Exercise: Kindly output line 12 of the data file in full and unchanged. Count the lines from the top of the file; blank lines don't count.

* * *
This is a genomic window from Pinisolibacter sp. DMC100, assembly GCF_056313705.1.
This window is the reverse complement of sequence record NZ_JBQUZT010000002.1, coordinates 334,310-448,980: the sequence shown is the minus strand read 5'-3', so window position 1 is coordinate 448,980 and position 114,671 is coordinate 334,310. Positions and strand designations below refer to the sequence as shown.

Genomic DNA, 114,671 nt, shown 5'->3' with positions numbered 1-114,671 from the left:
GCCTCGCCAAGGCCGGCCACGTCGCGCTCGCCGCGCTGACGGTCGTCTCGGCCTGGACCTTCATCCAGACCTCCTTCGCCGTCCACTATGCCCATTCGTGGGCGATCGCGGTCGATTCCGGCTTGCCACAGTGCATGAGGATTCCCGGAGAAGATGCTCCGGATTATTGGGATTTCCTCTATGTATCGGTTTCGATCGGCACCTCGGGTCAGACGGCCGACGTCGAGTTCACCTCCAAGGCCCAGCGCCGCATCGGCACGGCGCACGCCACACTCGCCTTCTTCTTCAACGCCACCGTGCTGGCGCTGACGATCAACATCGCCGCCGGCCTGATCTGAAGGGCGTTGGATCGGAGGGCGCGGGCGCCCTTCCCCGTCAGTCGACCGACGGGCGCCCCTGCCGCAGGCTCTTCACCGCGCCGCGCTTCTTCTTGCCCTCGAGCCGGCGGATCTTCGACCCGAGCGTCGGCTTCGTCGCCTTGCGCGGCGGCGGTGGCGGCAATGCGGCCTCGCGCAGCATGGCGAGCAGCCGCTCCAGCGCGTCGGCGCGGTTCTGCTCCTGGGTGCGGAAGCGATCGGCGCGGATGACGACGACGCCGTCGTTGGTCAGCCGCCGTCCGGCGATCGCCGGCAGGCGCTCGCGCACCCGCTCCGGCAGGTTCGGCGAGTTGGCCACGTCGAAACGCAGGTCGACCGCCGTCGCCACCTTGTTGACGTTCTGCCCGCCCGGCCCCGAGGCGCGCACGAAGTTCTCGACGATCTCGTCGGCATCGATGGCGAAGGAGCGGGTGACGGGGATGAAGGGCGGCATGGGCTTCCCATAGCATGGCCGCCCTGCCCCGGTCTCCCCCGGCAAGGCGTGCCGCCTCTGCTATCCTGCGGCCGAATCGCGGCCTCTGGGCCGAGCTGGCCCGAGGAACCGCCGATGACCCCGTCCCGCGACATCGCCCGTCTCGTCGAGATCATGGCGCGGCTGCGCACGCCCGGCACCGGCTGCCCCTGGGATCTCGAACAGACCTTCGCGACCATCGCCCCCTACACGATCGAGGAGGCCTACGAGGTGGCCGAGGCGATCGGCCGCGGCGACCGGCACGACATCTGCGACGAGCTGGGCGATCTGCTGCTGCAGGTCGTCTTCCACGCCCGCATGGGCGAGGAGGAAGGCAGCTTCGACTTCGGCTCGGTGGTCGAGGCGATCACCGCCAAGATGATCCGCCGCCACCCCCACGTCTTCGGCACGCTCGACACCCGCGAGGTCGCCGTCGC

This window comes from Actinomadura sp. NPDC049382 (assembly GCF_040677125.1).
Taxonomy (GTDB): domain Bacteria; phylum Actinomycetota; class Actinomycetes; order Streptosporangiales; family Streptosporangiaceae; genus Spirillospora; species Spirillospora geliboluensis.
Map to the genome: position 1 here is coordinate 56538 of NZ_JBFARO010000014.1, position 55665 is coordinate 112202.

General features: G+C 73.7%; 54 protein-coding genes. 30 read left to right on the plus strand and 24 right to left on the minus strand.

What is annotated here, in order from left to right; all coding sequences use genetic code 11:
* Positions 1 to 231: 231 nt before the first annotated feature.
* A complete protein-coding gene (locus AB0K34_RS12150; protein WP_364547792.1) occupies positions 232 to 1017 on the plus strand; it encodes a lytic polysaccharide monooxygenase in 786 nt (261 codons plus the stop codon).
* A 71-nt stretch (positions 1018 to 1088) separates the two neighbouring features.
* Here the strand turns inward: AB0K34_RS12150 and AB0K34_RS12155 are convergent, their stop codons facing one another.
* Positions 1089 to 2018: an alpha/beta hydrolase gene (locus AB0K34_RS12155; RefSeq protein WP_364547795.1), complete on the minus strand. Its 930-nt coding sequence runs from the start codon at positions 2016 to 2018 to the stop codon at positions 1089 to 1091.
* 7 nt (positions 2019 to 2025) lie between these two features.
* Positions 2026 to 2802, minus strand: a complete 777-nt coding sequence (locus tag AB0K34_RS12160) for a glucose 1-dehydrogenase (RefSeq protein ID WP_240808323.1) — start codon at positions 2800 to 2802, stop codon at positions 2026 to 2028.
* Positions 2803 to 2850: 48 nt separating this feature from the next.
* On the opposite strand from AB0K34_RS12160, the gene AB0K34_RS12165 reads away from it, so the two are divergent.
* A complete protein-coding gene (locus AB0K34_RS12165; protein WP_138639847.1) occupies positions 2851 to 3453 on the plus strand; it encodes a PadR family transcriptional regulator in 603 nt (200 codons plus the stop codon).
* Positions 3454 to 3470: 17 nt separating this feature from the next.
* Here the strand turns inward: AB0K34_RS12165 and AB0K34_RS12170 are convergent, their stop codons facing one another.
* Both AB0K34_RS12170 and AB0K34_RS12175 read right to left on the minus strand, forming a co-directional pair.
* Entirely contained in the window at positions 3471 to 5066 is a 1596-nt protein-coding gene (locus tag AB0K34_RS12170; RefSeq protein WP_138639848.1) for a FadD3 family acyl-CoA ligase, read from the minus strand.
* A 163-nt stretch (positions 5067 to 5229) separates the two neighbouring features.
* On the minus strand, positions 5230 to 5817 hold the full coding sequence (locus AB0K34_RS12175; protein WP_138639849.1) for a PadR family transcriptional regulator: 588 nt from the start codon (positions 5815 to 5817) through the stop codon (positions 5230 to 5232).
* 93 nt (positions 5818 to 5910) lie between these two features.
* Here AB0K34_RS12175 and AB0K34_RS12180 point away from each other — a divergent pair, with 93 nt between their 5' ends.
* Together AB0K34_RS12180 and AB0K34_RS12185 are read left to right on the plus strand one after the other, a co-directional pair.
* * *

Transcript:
* A 71-nt stretch (positions 1018 to 1088) separates the two neighbouring features.